Rantings and tirades of a frustrated economist.
if it takes over a year's worth of a German worker's pay to fire them, why set up shop there?You don't. I've heard Poland and the Czech Republic are both very popular outsourcing destinations for German companies.
When I lived in Germany, I had a friend whose father was a doctor.His female receptionist got pregnant and he had to continue paying her through 6 months of maternity leave.He hired a replacement, then she got pregnant too.The third time, he hired an older woman not in child bearing age.So he had three women on the payroll, only one of whom was working. He said he'd never hire a young woman ever again.In Sweden, the marginal tax rate was so high, doctors would work only half a year - after that, nearly all their money went to the government. It's the perfect example of the Laffer Curve in action.There's a reason why Germany's unemployment rate is twice ours.
This table isn't quite right. In the US, employers pay unemployment insurance premiums during employment. Because labor supply is inelastic, workers bear most of the burden of this tax, but employers bear some of the cost.Even though a fired worker isn't entitled to unemployment pay, relatively few employers contest claims because of the additional costs involved.The difference with the US is that we have privatized the system and premiums are based on wages. We have incentives built in, resources available, limited benefit amounts and durations, and job search requirements. A flaw of our system is that it redistributes money through the benefits system. A high income person gets a much lower percentage of their former pay than a low income person. This provides a large incentive for the high income person to get back to work (high opportunity cost), but less of an incentive for the low income person. So low income people get "picky" about the jobs they take.Frankly, when I got out of the Army in 1988, I milked unemployment for the full 6 months. I submitted the minimum number of job contacts each week. If I got a good offer, I probably would have taken it, but I was planning on being a full-time student. After one semester of that, I got seriously bored watching CSPAN all day and took a job.I could feel guilty about that, but as I said - it was my money. I paid the bulk of my unemployment insurance premiums when I was working. I'm sure I did more to actually find work than most people do.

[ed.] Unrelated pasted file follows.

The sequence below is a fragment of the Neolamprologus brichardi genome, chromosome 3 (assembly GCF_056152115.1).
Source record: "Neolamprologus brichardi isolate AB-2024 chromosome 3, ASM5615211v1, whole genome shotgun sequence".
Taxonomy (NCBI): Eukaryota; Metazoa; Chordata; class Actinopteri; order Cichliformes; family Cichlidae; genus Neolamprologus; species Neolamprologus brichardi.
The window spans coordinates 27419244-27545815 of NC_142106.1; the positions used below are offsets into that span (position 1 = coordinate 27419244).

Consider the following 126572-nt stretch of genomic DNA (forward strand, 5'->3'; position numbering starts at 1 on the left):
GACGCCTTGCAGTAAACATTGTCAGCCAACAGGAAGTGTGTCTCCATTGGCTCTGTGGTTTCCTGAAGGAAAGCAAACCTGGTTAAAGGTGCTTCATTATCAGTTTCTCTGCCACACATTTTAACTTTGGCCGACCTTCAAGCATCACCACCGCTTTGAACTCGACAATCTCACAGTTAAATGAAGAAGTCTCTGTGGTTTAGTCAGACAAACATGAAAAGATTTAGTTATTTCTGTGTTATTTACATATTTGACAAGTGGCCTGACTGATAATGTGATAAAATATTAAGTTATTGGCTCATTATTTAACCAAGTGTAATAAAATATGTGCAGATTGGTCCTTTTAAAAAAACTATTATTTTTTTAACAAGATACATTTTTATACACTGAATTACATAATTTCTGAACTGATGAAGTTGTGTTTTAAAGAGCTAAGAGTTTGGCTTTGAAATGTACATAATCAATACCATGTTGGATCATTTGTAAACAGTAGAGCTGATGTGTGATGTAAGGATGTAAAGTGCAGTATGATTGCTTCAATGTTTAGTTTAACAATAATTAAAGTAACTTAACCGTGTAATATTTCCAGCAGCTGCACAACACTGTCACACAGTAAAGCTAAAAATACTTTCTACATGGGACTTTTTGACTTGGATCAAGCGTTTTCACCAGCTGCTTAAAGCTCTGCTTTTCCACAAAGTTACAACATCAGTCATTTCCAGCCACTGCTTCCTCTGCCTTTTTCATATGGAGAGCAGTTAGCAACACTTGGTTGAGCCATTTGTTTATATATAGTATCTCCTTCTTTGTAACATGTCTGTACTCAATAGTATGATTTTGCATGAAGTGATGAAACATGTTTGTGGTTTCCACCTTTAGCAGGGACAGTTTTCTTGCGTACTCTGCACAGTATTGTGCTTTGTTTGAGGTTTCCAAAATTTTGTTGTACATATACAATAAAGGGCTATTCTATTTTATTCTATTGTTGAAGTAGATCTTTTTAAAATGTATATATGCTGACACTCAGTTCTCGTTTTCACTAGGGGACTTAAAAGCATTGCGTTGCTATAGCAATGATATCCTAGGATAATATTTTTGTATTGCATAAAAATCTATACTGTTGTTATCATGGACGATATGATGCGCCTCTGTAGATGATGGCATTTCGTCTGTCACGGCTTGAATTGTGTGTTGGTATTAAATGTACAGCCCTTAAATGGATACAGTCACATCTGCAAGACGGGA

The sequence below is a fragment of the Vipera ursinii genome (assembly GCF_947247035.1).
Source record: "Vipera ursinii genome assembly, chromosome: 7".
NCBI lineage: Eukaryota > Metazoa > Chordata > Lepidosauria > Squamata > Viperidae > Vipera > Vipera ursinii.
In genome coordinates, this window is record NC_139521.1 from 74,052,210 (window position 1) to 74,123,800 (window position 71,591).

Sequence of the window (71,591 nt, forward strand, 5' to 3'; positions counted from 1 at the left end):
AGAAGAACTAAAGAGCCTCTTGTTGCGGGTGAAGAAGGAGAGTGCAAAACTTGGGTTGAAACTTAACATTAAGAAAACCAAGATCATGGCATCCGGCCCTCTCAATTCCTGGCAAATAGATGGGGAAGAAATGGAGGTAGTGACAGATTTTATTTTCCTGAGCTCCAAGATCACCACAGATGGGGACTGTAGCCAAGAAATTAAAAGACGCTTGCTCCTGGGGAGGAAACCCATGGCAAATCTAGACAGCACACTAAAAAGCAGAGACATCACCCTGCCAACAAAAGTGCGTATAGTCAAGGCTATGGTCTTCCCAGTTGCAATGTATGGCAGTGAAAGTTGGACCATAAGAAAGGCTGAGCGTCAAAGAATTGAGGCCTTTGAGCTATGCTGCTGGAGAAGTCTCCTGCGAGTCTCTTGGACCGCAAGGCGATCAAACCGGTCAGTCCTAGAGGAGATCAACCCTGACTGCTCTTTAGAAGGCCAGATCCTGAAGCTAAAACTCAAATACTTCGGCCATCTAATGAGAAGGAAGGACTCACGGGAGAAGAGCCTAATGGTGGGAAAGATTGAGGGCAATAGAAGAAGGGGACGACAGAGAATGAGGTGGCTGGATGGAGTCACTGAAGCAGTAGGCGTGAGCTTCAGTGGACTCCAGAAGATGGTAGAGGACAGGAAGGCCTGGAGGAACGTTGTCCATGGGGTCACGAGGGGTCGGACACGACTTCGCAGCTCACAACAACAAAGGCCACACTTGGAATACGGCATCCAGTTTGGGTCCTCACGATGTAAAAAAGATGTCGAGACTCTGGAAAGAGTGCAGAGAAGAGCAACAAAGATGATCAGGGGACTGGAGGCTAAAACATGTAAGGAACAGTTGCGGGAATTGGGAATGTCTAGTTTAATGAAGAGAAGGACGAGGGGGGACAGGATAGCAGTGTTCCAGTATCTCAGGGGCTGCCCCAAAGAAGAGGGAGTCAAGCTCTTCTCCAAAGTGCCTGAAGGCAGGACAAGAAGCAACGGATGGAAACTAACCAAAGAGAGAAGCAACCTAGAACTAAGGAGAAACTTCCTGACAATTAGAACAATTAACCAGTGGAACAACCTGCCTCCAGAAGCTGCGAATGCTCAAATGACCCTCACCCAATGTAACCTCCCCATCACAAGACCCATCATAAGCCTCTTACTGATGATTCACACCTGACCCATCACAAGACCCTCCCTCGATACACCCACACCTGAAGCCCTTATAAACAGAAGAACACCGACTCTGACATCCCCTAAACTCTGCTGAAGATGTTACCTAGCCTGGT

That's why I left Germany. Because, for a company, the cost of firing is also the (future) cost of hiring, there are only few opportunities to get a decent, well paid job.
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